The 7-inch screen looks even smaller than it is thanks to the large black screen bezel that frames it. At least the extra space around the screen serves a purpose: a Webcam sits above the screen and tiny speakers reside on the left and right sides of the display, emitting tinny but passable sound for things like YouTube videos. With a resolution of 800x480, there's not a lot of screen real estate to spare, but the combination of low resolution and a tiny screen make for letters that don't (usually) require squinting. One niggling annoyance: at 800 pixels wide, many Web pages are too wide for the screen and require horizontal scrolling. We'd happily trade the thick screen bezel for an extra inch or so of screen real estate and a 1024x768 resolution, even if it meant we'd lose the Webcam and would have to get along with even smaller speakers.
The biggest adjustment most users will encounter with the Asus Eee is trading Windows for the Linux operating system. While this machine is technically capable of supporting Windows, and Asus plans to sell a version with the Microsoft OS in the near future, right now, Linux is the only option. While the scant 4GB hard drive and unfamiliar (to many) operating system might make it hard to get the software you need, the Eee actually sports a very user-friendly custom Linux installation, and many of the apps you'll want are preloaded and easy to access through a series of tabbed desktop pages.
Firefox is there for Web surfing and OpenOffice 2.0 for working with word-processing documents and spreadsheets. Both should already be familiar to Windows users (and OpenOffice is an especially appealing solution, as it reads and writes the popular Microsoft Office formats, and is worth checking out even for dedicated Windows users). There's also a generic media player, an instant messaging client that works with AOL, Yahoo, and other popular IM systems, and a handful of preinstalled casual games. Under the settings tab, you can check system information, add and remove programs, and perform diagnostic tests. It's a reasonably useful selection of software, and for Web surfing and working with documents, perfectly acceptable. You may, however, miss some popular software that won't run on Linux, such as iTunes or Photoshop.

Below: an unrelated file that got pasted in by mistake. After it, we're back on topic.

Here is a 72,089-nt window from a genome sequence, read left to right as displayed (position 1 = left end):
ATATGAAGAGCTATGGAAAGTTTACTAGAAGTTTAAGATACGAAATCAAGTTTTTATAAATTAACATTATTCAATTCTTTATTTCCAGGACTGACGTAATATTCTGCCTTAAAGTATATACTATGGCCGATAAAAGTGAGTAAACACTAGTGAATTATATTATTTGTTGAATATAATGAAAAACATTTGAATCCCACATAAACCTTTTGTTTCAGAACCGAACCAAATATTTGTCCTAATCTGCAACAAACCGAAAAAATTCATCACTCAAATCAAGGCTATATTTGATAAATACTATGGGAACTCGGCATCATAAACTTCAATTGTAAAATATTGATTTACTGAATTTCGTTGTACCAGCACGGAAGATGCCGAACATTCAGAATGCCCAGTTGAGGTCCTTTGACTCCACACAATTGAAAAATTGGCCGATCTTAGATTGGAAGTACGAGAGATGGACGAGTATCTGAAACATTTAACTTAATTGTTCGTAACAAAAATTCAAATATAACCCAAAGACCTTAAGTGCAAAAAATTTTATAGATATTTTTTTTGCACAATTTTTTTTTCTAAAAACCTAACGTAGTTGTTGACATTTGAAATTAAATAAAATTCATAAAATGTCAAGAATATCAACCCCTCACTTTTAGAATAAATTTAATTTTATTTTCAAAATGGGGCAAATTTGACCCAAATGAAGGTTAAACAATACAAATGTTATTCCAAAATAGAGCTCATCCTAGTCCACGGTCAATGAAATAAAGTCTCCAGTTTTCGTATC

|Asus Eee PC 4G||Average for mainstream category|
|Audio||Stereo speakers, headphone/microphone jacks||Stereo speakers, headphone/microphone jacks|
|Data||3 USB 2.0, SD card reader||4 USB 2.0, mini-FireWire, mulitformat memory card reader|
|Expansion||None||PC Card slot|
|Networking||Modem, Ethernet, 802.11 a/b/g Wi-Fi||Modem, Ethernet, 802.11 a/b/g Wi-Fi, optional Bluetooth|
|Optical drive||None||DVD burner|
With three USB ports, a VGA out, and standard headphone and mic jacks, the Asus Eee offers decent connectivity. FireWire is the one missing standard element, aside from the obvious absence of an optical drive. The SD card slot offers a good opportunity to boost the hard drive space, allowing you to pop in your own flash memory, easily doubling the system's 4GB drive (only about 1.3GB of which is actually free), with your own 4GB SD card, which you can get for around $50.
Without the common frame of reference we get from our standard benchmark tests, including iTunes and Photoshop, it's difficult to judge the Eee's performance, especially as it comes with its own set of preinstalled software, doubtlessly tuned to the limitations of the hardware. We can't imagine 512MB of RAM or a 900MHz Intel Mobile processor would results in a pleasant Windows Vista experience (maybe the stripped down Vista Basic version in a pinch), but these meager specs suffice for lean Linux. We were able to surf the Web and work on some office documents with absolutely no stuttering or slowdown, which was a pleasant surprise. Gaming is a no-go, beyond the strictly casual variety (our favorite preinstalled game: Crack Attack). For its intended purpose of getting online while on the road, we found the Eee PC to be more than up to the challenge.
We were not able to run our normal DVD playback battery test, but in anecdotal testing, we were able to use the Eee for a little under 3 hours while running a mix of Web browsers, OpenOffice documents, and playing MP3 files. Asus says the 4-cell battery is rated for 3.5 hours, which is decent for an ultraportable laptop, especially one this inexpensive.
Asus covers its laptops with a standard one-year parts-and-labor warranty, and it offers online Web-based help and a toll-free phone number. The company's support Web site includes the expected driver downloads and a brief FAQ but lacks useful features such as user forums or the chance to chat in real time with a technician.